• Kbin_space_program
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        26 months ago

        The Sony minidisc players were decent hardware, but the app that loaded music onto the discs was completely garbage.

        It would set the bit rate down to sub 40kbps(so it looked like you had mp3 Cd levels of storage, and would move the original music files it “loaded” deep into %appdata% to try and hide the originals from you.

      • @Docus@lemmy.world
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        16 months ago

        That was what got me to look into piracy. Bought a CD and was unable to copy it to my iPod. Fuck that

    • @Waluigis_Talking_Buttplug@lemmy.world
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      6 months ago

      I remember my friends mom got an s3 and the water damage tag was triggered before they even left the store, they tried to exchange it for another one but it was triggered too.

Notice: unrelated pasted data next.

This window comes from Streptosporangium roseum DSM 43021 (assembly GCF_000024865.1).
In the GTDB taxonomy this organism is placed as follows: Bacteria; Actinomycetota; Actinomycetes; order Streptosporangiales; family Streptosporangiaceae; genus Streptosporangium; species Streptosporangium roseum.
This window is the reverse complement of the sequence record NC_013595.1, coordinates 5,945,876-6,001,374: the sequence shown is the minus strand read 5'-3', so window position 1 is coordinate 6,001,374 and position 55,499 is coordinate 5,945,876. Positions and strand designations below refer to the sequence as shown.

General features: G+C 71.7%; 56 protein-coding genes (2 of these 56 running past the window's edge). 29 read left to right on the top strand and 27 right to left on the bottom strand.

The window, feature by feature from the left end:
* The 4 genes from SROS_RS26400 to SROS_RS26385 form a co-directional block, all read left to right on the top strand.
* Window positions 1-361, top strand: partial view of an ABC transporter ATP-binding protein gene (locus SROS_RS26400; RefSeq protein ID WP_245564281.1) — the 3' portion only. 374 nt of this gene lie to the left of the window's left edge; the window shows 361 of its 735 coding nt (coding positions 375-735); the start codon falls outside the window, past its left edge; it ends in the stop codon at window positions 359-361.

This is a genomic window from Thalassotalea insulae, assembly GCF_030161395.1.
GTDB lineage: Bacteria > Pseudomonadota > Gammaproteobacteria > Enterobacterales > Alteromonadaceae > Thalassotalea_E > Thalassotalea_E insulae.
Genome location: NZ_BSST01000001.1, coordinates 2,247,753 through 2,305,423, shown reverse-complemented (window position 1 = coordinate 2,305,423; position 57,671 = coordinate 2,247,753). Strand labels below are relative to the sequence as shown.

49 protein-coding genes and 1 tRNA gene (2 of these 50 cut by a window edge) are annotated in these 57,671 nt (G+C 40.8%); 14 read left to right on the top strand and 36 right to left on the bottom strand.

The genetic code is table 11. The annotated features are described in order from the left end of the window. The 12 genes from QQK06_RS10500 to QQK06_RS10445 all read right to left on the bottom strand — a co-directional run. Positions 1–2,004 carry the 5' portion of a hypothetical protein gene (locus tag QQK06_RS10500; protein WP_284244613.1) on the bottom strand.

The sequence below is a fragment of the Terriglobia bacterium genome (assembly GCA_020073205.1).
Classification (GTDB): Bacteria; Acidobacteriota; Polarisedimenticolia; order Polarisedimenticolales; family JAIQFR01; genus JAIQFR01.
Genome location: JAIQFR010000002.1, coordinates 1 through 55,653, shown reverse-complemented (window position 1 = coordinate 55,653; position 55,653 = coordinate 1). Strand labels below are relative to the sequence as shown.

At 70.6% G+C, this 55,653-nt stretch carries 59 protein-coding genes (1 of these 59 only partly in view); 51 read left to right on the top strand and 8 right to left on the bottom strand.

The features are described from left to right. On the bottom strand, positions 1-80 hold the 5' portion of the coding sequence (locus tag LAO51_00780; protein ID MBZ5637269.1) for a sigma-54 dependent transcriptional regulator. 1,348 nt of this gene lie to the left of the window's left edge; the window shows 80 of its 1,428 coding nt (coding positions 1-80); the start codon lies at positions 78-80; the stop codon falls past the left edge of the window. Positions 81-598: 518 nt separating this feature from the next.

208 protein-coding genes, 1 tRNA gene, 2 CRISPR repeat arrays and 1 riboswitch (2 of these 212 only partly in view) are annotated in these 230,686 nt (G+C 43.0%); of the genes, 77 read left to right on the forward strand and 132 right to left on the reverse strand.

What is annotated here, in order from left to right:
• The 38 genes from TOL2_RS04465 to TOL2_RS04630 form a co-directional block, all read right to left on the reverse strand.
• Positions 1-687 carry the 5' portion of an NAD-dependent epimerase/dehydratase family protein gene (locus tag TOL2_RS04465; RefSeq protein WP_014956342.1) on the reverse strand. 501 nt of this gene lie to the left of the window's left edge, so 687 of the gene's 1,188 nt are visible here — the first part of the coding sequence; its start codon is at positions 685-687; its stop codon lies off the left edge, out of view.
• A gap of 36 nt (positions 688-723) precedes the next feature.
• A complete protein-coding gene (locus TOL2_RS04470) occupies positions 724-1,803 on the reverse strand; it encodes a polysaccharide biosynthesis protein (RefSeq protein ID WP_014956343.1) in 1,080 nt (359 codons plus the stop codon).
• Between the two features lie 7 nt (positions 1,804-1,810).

I’m still convinced that many of them were purposely triggered so they could deny warranty claims. It makes too much sense.(I know s series isn’t sony, I just mean most companies do this).

      • ultratiem
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        46 months ago

        I don’t think it was on purpose, but who knows what their facilities are like. Maybe their phones are built in a literal sweat shop lol.

        In any case, it was a ridiculous thing to use to weasel their way out of a repair given how unreliable those markers are. I would definitely have taken as much evidence as possible and reported it to the consumer watchdog in your country.

        Again, 🖕Sony

    • @0x4E4F@infosec.pub
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      26 months ago